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Do you treat contempt with contempt?

In Chapter 8 of 'Introduction to the Jesus life', Jan Johnson looks at the issue of contempt.  I think she addresses it with great insight and if we understood contempt for what it really is and begin to deal with it, we would make great leaps forward in our Christlikeness.

How many times have you said or observed about yourself or others - they lost it, they snapped, that particular behaviour just wasn't them?  We often regard these moments of anger, violence, verbal abuse, abruptness as something that just comes over people.  The problem is that Jesus teaching is "for out of the overflow of his heart his mouth speaks" (Luke 6:45).  So the opposite way of looking at these moments are that they are moments when we haven't been able to filter what is coming from inside of us.

Jan says 'spur-of-the-moment' anger that seizes us - usually because we're surprised - is typically fed from a pool of underlying contempt.  Most people are unaware that they have fed this pool for years and that it affects so much of their life.'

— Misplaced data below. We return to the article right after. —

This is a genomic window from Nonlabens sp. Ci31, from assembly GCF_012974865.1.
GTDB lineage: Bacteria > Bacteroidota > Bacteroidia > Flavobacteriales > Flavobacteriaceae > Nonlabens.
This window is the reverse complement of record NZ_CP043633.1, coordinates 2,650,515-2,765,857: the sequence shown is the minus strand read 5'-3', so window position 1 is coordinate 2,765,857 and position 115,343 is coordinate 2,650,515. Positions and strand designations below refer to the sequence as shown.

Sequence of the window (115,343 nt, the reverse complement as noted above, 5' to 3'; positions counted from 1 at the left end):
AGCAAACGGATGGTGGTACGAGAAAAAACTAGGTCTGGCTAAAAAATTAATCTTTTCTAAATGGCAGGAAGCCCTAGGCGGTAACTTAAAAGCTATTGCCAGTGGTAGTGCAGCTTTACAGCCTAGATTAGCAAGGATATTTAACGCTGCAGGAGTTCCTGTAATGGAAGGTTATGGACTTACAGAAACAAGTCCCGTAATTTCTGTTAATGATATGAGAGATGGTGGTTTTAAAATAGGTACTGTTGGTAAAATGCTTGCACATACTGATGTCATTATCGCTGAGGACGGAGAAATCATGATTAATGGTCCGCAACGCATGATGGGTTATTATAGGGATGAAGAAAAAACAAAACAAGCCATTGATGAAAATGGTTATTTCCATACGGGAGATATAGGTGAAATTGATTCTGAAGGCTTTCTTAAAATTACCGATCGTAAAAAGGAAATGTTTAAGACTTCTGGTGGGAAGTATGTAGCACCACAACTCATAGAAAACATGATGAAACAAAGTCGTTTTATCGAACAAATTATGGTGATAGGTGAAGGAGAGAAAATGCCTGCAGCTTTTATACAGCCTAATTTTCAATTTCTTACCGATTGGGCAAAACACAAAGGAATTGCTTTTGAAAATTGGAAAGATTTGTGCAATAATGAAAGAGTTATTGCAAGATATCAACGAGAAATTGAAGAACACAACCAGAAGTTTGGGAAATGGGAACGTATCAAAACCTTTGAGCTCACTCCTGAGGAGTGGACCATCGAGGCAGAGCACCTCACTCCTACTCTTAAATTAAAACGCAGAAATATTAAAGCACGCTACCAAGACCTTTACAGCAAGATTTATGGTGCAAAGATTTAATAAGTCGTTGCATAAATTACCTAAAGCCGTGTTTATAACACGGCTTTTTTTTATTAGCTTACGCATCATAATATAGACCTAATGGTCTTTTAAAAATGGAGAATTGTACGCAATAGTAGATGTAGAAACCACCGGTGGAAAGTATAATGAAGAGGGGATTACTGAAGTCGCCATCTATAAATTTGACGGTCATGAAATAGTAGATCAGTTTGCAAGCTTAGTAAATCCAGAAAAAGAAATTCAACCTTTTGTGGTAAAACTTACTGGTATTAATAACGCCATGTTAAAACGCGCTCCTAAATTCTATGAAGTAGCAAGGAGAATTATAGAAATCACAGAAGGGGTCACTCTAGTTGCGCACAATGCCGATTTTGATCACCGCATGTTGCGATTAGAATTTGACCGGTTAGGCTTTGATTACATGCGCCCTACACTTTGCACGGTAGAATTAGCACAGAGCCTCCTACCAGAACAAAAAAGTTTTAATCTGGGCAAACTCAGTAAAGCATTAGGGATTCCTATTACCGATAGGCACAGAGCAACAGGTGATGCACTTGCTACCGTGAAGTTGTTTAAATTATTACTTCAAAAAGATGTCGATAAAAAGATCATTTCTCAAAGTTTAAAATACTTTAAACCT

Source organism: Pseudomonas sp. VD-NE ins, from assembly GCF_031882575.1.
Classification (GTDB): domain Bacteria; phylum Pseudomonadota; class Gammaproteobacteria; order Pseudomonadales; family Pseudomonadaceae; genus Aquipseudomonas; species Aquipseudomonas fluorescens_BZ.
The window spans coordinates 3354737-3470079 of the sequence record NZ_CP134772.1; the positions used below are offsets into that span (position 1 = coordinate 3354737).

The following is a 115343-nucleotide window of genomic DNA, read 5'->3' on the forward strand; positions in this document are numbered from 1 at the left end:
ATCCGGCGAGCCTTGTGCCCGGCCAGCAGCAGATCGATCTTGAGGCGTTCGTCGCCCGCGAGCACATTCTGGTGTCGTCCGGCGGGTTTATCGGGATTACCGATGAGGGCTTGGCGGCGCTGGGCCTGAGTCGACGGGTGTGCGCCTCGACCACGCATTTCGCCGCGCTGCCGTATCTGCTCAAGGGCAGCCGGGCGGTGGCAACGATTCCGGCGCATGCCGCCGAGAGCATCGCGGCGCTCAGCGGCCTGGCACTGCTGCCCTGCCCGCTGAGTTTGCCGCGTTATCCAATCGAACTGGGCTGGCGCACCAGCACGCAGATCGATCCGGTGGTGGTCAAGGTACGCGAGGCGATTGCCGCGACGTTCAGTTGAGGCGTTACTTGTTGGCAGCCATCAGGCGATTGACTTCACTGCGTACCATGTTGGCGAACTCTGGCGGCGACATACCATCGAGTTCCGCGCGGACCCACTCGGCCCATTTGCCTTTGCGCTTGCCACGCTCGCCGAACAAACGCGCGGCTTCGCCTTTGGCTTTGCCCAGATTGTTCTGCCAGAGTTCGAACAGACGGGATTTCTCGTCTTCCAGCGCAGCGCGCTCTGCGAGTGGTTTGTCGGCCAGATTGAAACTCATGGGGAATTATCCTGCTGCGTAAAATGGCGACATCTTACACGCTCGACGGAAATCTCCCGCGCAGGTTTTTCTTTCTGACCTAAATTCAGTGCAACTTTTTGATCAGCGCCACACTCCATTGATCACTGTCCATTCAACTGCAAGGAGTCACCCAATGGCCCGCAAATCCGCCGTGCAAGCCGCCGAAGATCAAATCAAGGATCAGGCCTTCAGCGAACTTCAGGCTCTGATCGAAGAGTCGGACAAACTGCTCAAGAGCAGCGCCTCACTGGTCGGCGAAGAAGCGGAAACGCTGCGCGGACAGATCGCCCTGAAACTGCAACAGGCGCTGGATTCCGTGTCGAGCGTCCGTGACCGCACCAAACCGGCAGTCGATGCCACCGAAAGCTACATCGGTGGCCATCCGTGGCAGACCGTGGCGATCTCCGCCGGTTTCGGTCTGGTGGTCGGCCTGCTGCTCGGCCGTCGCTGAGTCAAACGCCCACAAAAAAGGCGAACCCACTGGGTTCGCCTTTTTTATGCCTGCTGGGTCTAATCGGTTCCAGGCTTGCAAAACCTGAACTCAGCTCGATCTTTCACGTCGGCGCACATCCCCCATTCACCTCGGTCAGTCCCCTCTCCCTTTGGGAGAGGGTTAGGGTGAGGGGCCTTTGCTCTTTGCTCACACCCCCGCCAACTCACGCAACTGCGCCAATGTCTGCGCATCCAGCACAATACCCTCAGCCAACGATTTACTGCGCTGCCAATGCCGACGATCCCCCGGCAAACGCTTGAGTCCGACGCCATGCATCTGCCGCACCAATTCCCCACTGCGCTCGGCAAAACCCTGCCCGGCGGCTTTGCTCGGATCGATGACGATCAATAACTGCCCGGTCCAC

She goes on to define contempt:

Contempt is studied anger.  It percolates from the brooding that occurs when doing otherwise normal things such as mowing the lawn or vacuuming.  In these moments, the mind drifts to how we've been mistreated.  When contempt is a routine thought pattern, it seeps into all of life as chronic grumbling and even bitterness.  At the drop of a hat, hostility emerges ("That stupid bus driver") (p110)

She then comments on how contempt can be observed in sarcasm, name-calling, forceful speech that gets louder and more harsh, cynicism, and rejection of authority.  It can more subtly show up in perfectionism, playing the victim and procrastination.  Jan confessed to years of struggling to be kind to telemarketers!

I think she is right in her assessment that our socitey now regards contempt as acceptable - reference talkback radio.  But I was most challenged by her observation that 'Perhaps the most culturally acceptable form of contempt is the pet peeve.  Think about it: we choose to dislike and discredit certain people we don't know and have never met because of one small thing they do that we find annoying.  These people are then exempt from the 'love clause' in Scripture - the Great Commandment; they're people we don't have to love."

What are the pet peeves that we need to give up?

Should we practice our pet peeves when watching football?

What would our lives be like if they were free of pet peeves, and other forms of contempt?

Do we really want that?

If we do, there are resources of grace and love available to us in the Kingdom of God by trusting Jesus.

David Wanstall, 26/08/2009